Health Watch -- Emergency Medicine: CPR

Health Watch is a public service of the Office of News and Publications and is intended to provide general information only and should not replace the advice of a medical professional. You should contact your physician if you have questions about any of these topics.


This week on Health Watch, we're talking about emergency medical treatment that saves lives when seconds count. While paramedics and doctors have the latest techniques and technology for treating seriously ill or injured patients, in the critical first few minutes, often there are no medical personnel handy. That's when bystanders may need to help. Researchers at UT Southwestern Medical Center at Dallas say that's when simplicity may be the best approach.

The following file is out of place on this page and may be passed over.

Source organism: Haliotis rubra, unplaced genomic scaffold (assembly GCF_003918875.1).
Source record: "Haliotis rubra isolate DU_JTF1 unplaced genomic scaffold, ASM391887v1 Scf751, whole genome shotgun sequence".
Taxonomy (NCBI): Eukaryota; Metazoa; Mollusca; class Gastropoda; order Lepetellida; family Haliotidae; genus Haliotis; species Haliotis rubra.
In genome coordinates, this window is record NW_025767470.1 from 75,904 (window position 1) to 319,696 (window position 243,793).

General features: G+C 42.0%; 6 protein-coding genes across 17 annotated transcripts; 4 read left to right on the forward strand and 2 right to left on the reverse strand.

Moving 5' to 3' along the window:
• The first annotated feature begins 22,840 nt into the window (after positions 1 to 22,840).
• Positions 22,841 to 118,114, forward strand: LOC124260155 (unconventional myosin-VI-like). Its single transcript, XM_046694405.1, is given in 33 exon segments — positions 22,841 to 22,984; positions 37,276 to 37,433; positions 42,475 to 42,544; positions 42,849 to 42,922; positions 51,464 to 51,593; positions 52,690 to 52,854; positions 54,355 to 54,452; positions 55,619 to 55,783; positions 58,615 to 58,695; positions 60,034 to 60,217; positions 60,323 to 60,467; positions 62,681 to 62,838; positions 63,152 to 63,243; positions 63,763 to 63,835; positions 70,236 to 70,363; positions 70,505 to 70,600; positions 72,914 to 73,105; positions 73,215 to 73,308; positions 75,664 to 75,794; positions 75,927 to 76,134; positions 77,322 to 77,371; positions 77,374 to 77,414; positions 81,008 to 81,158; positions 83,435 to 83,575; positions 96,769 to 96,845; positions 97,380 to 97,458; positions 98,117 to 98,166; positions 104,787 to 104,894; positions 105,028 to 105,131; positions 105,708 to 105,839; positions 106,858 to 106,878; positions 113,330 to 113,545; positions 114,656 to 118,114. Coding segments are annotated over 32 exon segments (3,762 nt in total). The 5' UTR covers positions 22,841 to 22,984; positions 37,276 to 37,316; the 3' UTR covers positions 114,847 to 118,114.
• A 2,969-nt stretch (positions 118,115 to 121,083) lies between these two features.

Dr. Paul Pepe, UT Southwestern's chairman of emergency medicine, says if untrained laypeople are being guided over the phone in how to perform CPR until medical personnel arrive, they should be told to focus on chest compressions. Studies found that this was effective for heart attack patients and meant they were more likely to get any help at all from untrained bystanders. If bystanders are trained in CPR, including rescue breathing, then they should be encouraged to carry out full CPR. 



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July 2006

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